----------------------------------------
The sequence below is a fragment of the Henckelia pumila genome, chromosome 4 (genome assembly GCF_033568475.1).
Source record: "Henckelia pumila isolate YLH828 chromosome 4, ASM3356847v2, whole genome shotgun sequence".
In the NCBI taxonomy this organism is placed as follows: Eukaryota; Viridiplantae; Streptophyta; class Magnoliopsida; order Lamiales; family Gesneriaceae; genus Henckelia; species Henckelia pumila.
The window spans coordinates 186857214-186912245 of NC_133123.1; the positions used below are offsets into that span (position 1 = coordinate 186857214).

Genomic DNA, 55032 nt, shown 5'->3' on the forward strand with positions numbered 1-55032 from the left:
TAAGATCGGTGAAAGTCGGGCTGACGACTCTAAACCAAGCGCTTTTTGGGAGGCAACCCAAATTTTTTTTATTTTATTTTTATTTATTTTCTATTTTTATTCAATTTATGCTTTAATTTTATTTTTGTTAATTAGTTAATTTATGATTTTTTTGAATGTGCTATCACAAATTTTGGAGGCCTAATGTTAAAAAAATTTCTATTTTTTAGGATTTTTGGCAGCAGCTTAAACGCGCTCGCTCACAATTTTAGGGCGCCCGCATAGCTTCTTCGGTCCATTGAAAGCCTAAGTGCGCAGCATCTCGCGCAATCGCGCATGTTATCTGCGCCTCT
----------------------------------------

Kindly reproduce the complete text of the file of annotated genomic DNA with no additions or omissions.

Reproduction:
The sequence below is a fragment of the Henckelia pumila genome, chromosome 4 (genome assembly GCF_033568475.1).
Source record: "Henckelia pumila isolate YLH828 chromosome 4, ASM3356847v2, whole genome shotgun sequence".
In the NCBI taxonomy this organism is placed as follows: Eukaryota; Viridiplantae; Streptophyta; class Magnoliopsida; order Lamiales; family Gesneriaceae; genus Henckelia; species Henckelia pumila.
The window spans coordinates 186857214-186912245 of NC_133123.1; the positions used below are offsets into that span (position 1 = coordinate 186857214).

Genomic DNA, 55032 nt, shown 5'->3' on the forward strand with positions numbered 1-55032 from the left:
TAAGATCGGTGAAAGTCGGGCTGACGACTCTAAACCAAGCGCTTTTTGGGAGGCAACCCAAATTTTTTTTATTTTATTTTTATTTATTTTCTATTTTTATTCAATTTATGCTTTAATTTTATTTTTGTTAATTAGTTAATTTATGATTTTTTTGAATGTGCTATCACAAATTTTGGAGGCCTAATGTTAAAAAAATTTCTATTTTTTAGGATTTTTGGCAGCAGCTTAAACGCGCTCGCTCACAATTTTAGGGCGCCCGCATAGCTTCTTCGGTCCATTGAAAGCCTAAGTGCGCAGCATCTCGCGCAATCGCGCATGTTATCTGCGCCTCT